Home-office expenses. Personally paid items such as rent or home mortgage, interest, utilities, insurance, repairs, property taxes, condo fees, etc. should be tallied or at least closely estimated to allow proper calculation of business use of home/rent expense. Home office space should be calculated at the start of the business.

Vehicle usage. Car usage should be tracked to identify and collect information on all business-related trips. You should be able to calculate/estimate the business use percentage and total kilometres driven.

Vehicle-related expenses. All car expenses including loan interest, lease payment, car depreciation or capital cost allowance, gas, repairs, insurance license, CAA etc. are deductible expenses but need to be pro-rated based on the percentage of business use. It is therefore important to track all costs of car operations. Parking is generally 100% deductible.

Telephone and communication expenses. Long distance phone should be tracked to allocate claims. Separate business phone line, cellphone, internet bills are all deductible. Bills for home phone lines are not claimable.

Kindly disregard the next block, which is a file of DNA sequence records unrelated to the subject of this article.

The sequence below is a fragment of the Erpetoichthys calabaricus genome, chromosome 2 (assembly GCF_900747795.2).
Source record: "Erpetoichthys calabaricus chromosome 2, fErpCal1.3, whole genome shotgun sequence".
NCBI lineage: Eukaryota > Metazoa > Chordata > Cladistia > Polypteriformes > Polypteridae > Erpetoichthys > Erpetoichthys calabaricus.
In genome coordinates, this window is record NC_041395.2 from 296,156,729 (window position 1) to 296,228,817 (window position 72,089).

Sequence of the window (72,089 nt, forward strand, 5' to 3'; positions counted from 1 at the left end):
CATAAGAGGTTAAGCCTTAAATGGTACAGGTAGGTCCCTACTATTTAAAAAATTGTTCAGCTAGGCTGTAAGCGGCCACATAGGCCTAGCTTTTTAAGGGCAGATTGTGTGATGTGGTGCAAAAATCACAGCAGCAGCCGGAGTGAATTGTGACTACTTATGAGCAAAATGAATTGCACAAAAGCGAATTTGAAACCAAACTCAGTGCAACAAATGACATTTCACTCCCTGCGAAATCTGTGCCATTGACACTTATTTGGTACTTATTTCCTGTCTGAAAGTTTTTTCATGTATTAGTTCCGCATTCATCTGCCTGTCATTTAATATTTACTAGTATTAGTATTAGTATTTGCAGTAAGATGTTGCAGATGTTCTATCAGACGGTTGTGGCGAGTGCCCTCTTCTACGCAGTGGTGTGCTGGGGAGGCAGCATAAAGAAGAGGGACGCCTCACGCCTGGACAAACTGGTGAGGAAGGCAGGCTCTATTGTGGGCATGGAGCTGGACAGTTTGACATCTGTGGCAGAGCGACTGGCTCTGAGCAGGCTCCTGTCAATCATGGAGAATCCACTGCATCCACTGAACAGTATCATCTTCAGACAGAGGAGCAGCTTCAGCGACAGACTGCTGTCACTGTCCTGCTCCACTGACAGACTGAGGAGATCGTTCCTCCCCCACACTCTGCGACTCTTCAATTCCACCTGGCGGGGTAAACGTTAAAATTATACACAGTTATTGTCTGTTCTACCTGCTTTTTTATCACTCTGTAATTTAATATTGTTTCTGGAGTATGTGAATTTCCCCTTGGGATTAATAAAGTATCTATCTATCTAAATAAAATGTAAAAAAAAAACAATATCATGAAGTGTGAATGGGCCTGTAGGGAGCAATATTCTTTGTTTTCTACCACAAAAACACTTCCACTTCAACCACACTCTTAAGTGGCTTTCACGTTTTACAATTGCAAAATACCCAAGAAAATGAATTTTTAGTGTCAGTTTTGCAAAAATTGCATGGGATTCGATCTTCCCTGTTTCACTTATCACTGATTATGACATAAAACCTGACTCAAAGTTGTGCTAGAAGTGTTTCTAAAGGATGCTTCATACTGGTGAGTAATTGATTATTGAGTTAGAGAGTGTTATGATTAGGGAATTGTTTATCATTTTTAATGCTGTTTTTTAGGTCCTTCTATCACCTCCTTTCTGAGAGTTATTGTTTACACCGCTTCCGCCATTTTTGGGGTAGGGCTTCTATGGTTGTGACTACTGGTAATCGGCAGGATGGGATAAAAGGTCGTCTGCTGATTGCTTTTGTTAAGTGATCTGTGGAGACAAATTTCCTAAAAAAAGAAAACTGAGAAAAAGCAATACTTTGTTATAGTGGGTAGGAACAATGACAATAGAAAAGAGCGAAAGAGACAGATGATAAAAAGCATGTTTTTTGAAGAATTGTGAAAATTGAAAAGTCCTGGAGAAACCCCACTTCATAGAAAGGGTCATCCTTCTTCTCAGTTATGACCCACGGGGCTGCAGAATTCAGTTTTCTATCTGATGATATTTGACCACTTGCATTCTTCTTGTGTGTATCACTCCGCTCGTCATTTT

Document-keeping. All source documents should be filed according to expense type or supplier reference to facilitate location should questions arise or if bank and credit card records are not sufficient. This need not be filed as a monthly breakdown; yearly filing is fine.

Corporate year-end. Determining fiscal year-end for corporation is flexible during the first year of operations as no pre-setting of fiscal year-end is required until the first tax returns are filed. This decision depends on profitability and the possibility that income from employment or other sources will come back into earnings in the near future.

Unincorporated entities’ year-end. For sole proprietorship, self-employed, and partnerships, it’s a calendar year-end: December 31st. If you are an eligible individual, you may be able to use an alternative method of reporting your business income that allows you to use a fiscal period other than calendar year-end, but you will have to make a reconciliation of business income for tax purposes to calculate the amount to report in your year-end personal tax return.